‘Tis the season for parties and family gatherings where food is served—but the merry festivities can quickly turn south if the food makes you or others sick. Make sure you serve a safe and healthy holiday meal by keeping the following tips in mind:
- Prep the day before. Make traditional dishes such as green bean and sweet potato casseroles the day before and refrigerate. That way, you can pop them in the oven on Thanksgiving day. It will save you time, stress and the risk of leaving a bunch of perishable or potentially hazardous ingredients on the counter while you make one dish at a time.
- Use care with stuffing. Don’t stuff the turkey the day before you cook it—that’s asking for bacterial growth. Stuffing should be prepared and stuffed into the turkey immediately before it’s put in the oven. Even better, bake your stuffing in a separate casserole dish.
- Get a thermometer. It’s the only way to know for sure whether your turkey has been cooked properly. Once the thickest part of the turkey thigh reaches 165 degrees and holds that temperature for more than 15 seconds, the turkey is done.
- Avoid cross-contamination. When grocery shopping, storing food in the refrigerator or preparing meals, keep raw eggs and meat away from other foods that won’t be cooked. Cook the turkey below other dishes in the oven and consider using color-coded cutting boards, such as a red cutting board for meats, white for ready-to-eat food and green for produce.
- Wash your hands with running water and soap for at least 20 seconds before and after handling foods, especially raw meat and eggs. Food prep surfaces, such as counter tops, cutting boards and utensils also need to be washed with hot soapy water after preparing each food item.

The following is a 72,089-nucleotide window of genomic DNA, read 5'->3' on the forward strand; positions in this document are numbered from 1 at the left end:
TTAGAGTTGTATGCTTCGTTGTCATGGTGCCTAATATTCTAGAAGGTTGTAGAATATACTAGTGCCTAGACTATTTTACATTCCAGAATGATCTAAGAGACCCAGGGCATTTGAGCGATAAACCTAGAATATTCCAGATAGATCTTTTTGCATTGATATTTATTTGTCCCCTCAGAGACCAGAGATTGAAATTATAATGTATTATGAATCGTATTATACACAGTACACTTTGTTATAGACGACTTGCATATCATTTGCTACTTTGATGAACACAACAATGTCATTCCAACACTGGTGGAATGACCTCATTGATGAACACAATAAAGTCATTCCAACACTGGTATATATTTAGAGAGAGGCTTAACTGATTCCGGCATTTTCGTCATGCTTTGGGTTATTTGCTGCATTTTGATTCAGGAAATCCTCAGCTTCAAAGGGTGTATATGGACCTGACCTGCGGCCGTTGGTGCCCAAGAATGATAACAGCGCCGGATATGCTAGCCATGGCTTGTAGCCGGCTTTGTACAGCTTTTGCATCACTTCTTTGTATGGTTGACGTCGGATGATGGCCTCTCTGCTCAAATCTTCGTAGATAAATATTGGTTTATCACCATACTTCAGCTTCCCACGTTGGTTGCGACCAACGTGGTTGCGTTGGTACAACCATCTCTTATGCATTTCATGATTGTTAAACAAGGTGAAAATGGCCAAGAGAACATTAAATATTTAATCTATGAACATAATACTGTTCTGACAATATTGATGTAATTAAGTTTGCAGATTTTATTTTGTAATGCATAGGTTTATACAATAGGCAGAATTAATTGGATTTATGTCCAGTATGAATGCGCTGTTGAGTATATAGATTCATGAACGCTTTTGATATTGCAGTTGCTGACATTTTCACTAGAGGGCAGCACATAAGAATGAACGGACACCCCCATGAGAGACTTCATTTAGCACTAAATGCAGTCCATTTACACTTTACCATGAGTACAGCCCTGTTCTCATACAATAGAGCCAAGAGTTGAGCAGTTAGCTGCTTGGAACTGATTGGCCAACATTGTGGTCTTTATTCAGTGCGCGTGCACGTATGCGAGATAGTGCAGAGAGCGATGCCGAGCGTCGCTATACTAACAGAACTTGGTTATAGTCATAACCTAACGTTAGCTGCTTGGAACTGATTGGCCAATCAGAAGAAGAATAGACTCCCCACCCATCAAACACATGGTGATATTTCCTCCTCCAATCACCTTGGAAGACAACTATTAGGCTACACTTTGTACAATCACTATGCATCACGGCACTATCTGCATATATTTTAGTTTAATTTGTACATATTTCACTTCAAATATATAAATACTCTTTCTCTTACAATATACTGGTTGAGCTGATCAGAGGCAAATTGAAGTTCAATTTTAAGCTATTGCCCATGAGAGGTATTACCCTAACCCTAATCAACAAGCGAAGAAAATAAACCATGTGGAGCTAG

- Don’t leave food out. It’s one of the biggest holiday food safety problems. Once everyone has dished up, set your oven at 175 degrees and put all the hot food back in it. The oven can act as a “holding box” for several hours to keep food out of the “danger zone,” which is between 40 degrees and 140 degrees. Refrigerate leftovers at 40 degrees or below as soon as possible to prevent foodborne illness.
- Use thermal bags if traveling to minimize temperature fluctuations. Remove food from the stove/oven just before leaving home and transfer it to a thermal container or insulated bag. When you arrive, reheat hot foods to a safe temperature.
- Eating leftovers. As a rule of thumb, proteins such as turkey are OK to eat for up to three days after being cooked. Starches and other leftovers are good for four to five days. When in doubt, throw it out.
- Freezing leftovers. Use specially marked freezer bags with a double zipper. The trick is to make it as airtight as you can. Any air that is left will cause ice crystals to form, resulting in freezer burn.